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Editorial: From humble beginnings to an award-winning paper
About politics and other thingsMarch 26, 2014 | 2,114 views | Post a comment
There is a secret to maintaining a successful newspaper business -- and, yes, a newspaper is, first and foremost, a business or it ceases to exist.
Over the years, I’ve often been asked how I got started in the newspaper business. I always said that it was because I like to write. Upon careful consideration, however, I realize that the answer is more involved than that. I have a natural curiosity about people, places, and things -- and I like getting answers. Putting on my “newspaper hat” to help Pete Russo with his little “shopper” gave me legitimacy and the courage to go out and find answers to those questions. I met interesting people whom I would otherwise never have had the opportunity to meet, and I shared their stories in the little paper.
After Mr. Russo died, the newspaper became a family affair and I quickly discovered that I had ink in my blood; this business was addicting. That, in a nutshell, is how I got started in the newspaper business.
I wrote stories about ordinary people, telling the “who, what, when, where, and why” about people in neighborhoods. The stories were simple tales about folks in the community. Obviously, people were as interested as I was. The paper took on a life of its own.
Old-timers will remember this little paper’s humble beginning. After a few years, it evolved into a requestor publication. As a requestor publication, according to postal regulations, readers had to formally request it in order to get it in the mail. It was still free.
After a few years, we took steps to become a full-fledged paid-subscription newspaper. This was my acknowledgement that the Wilson County News had “arrived.”
With first one employee, and then another, we rented an office, and then a larger one. Finally, we found a permanent home in downtown Floresville. It was no longer just a family operation.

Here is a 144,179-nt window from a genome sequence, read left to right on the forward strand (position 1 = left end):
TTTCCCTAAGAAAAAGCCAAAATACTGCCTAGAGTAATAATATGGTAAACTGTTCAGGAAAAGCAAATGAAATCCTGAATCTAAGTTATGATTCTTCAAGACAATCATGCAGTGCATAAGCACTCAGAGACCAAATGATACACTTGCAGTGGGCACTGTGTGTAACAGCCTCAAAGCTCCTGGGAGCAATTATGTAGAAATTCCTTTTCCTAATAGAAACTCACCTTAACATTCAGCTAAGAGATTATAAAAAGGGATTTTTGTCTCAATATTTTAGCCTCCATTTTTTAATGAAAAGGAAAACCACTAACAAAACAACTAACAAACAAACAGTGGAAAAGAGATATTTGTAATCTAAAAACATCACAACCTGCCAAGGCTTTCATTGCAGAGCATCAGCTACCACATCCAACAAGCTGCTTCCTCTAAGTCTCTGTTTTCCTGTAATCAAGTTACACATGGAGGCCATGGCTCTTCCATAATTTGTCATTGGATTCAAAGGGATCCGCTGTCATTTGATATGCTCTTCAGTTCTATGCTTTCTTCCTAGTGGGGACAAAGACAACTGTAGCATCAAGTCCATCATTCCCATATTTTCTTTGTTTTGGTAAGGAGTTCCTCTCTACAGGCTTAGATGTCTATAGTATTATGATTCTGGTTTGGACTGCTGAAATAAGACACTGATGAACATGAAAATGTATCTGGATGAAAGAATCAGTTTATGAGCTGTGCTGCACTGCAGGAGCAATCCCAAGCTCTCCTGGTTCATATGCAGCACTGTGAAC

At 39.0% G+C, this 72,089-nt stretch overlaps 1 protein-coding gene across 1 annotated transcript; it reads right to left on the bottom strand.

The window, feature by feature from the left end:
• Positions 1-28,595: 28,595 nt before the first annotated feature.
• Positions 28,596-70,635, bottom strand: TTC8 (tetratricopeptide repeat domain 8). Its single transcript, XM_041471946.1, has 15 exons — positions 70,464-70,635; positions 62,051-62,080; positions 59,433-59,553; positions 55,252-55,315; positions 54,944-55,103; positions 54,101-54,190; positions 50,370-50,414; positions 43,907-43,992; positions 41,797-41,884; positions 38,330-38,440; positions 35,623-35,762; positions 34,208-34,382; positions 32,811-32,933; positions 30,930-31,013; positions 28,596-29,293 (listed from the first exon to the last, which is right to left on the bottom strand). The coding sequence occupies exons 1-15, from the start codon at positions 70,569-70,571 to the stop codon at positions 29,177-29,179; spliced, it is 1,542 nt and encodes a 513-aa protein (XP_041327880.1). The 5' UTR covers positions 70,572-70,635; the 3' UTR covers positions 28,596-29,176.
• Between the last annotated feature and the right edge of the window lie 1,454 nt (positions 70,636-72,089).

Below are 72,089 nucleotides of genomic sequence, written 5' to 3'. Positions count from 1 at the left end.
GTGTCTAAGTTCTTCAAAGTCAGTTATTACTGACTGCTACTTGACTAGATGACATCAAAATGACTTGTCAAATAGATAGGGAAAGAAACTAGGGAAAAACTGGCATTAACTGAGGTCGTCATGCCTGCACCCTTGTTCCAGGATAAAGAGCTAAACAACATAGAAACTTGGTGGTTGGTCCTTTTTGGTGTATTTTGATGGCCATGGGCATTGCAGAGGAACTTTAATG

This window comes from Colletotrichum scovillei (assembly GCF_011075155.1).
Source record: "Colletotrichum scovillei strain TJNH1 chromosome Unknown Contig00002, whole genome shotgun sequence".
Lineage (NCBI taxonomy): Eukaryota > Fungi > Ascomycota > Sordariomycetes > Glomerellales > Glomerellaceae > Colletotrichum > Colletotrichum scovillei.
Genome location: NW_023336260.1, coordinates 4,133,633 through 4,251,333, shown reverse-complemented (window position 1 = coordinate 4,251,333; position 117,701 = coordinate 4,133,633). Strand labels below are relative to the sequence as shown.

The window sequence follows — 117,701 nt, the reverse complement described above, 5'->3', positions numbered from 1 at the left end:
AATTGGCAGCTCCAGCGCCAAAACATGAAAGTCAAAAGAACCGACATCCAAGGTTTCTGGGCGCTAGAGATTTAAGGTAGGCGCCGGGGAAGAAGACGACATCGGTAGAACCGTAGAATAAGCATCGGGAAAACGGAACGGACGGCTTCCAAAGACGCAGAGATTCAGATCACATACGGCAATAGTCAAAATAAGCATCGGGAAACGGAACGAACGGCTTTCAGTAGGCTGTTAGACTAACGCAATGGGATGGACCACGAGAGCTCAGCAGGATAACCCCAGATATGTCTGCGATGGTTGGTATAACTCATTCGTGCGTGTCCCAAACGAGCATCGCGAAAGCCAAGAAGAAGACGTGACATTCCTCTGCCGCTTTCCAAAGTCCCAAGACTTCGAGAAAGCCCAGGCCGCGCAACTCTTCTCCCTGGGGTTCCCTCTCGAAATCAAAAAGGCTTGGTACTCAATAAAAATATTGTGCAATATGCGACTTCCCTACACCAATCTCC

Over the years, it has become more news-centered than folksy, but I have never wanted to change it from being a “people” paper. That is what got us where we are.
As a newspaper over the last 30 years, we have provided readers what they wanted to read, rather than, as so many journalists are schooled to believe, what they need to read. Trying to maintain that balance is like walking a tightrope.
In addition to balancing news with entertainment and political opinion, the rapidly changing scope of the communication business has multiplied the challenge many times over. We meet those challenges every day in our business.
Just as the “little paper” took on a life of its own, now the business has taken on a new life with the Internet and now social media. It is a rapidly changing and challenging business.
As I began writing for the Wilson County News in about 1980, there was seldom time for my favorite subject, which was and is politics.
Over the years, however, as the reporting and writing were put in other, more capable, hands, I have found time for writing opinion columns. Like it or not, my favorite subject is still the current national political scene.
This causes an occasional bit of angst, as some disagree with my conservative viewpoint. Some confuse my political opinion with the reporting, but those are two different animals -- two distinctly separate areas. I give my opinion, but do not get involved with the reporting. Conversely, reporters do not give their opinions, but report facts.
As we continue to watch the business develop, we look toward a bright and exciting future. So far, every chapter has been better than the last; I trust that trend will continue.
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